The Minter-Browns were also very talented at tennis, a sport that did not feature prominently in the Grant household. We'd often hit up in the backyard or play totem tennis – Rodney generally giving me a fearful hiding. One day the action moved indoors. I suspect this would have been when we were quite a bit older (well, 10). My recollection is that we were at home alone so we decided to trawl through the phone book and make prank calls to various business houses. With nervous, squeaky voices I highly doubt that we managed to genuinely "trick" anyone and the "wit" of our jokes could hardly be rated as first class. But it passed by a dull afternoon and no doubt presented the Minter-Browns with a larger than usual phone bill. One weekend I had a sleepover at their house and I was asked if I minded going to church with the Minter-Browns. To my way of thinking this was no big deal. Having grown up safely within the evangelical Protestant fold of Rhodes Street Baptist I assumed all churches would be the same and accompanied the family to the large Catholic church on Matopos Drive. Thus I was totally unprepared for the rituals and customs of a smells and bells Catholic Church. Sometimes as we'd driven past the Catholic Church on our way home to Newton Estate Dad would make dark mutterings about "heresies" and some of this came flooding back to me as we maneuvered our way through the crowded car park. The building was adorned with strange statues but on entering it I was confronted by the same uncomfortable pews that were the bane of my existence during the long services at Rhodes Street. I sat down and looked around to see the Minter-Browns kneeling in the aisle and genuflecting – something I'd ever seen before. It was then that it dawned on me I was probably just a little out of my depth here. I sat transfixed during the service, dumbfounded by the rituals and liturgy, mumbling along as best I could with well over a hundred people who knew every prayer and reading by heart. Directly behind us was a curtained box that people were entering on a regular basis with a very serious demeanor. Just audible from beyond the curtain were two whispered voices – confessional. It was then time for Holy Communion and the people went forward one by one to receive their bread and wine. In the Baptist Church it was a great taboo for the children to partake of the elements, so serious an undertaking being the domain of understanding adults. So when Rodney and his brothers went forward for their communion I was aghast that children could be allowed to participate in so holy a ritual. Luckily I remained glued to my seat or the poor priest would have been confronted with the delicate situation of what to do about denying communion to an upstart Protestant in front of a large crowd of onlookers. Rodney had an experience of the Rhodes Street Baptist way of doing things when he joined us for the Baptist Camp at Willow Park. Willow Park was one of the few "safe" campsites we could go to during the war years, being relatively close to Bulawayo on the Essexvale Road. However, no precautions were taken and each night a group of church members kitted up in their army gear, donned their guns, climbed the nearby kopjes and sat watch over the campsite through the night. Sanctions were also biting hard and on our way out to the campsite we'd stopped at one of the iconic African trading stores that dotted the highways to try and find some coffee. The only coffee there was a large tin of International Roast at an exorbitant price. At best International Roast tasted like the floor sweepings but there was a very strong suspicion that this tin had received some supplementation from the dusty paddock at the back of the store. Rodney slept with us in one of the camping cabins, graciously giving me the top bunk which came back to bite me when I fell out of bed in my sleep. Apparently I hit the ground with a shuddering jolt that woke everyone in the cabin but me. Quite possibly I knocked myself unconscious because I had no recollection of the incident the next morning when three worried faces appeared next to my mattress to see if I'd made it through the night.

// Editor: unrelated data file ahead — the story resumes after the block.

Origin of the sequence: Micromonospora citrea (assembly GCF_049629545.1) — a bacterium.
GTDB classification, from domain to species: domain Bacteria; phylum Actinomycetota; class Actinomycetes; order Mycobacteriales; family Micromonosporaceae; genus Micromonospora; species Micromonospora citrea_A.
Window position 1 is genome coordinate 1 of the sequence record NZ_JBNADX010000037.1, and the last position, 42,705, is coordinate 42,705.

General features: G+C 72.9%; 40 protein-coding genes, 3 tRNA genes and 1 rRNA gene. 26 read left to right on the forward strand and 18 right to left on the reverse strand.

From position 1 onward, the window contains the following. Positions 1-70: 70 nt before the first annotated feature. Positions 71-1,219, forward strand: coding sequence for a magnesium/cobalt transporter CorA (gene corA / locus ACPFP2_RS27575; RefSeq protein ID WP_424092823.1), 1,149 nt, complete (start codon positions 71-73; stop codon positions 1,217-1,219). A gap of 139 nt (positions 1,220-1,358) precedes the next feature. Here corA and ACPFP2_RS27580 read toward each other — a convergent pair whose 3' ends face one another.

There was a wealth of entertainment to be had at Willow Park. In the morning all the children were taken off to a tent for Bible Stories preceded by far too many renditions of the incredibly tedious "Father Abraham" song.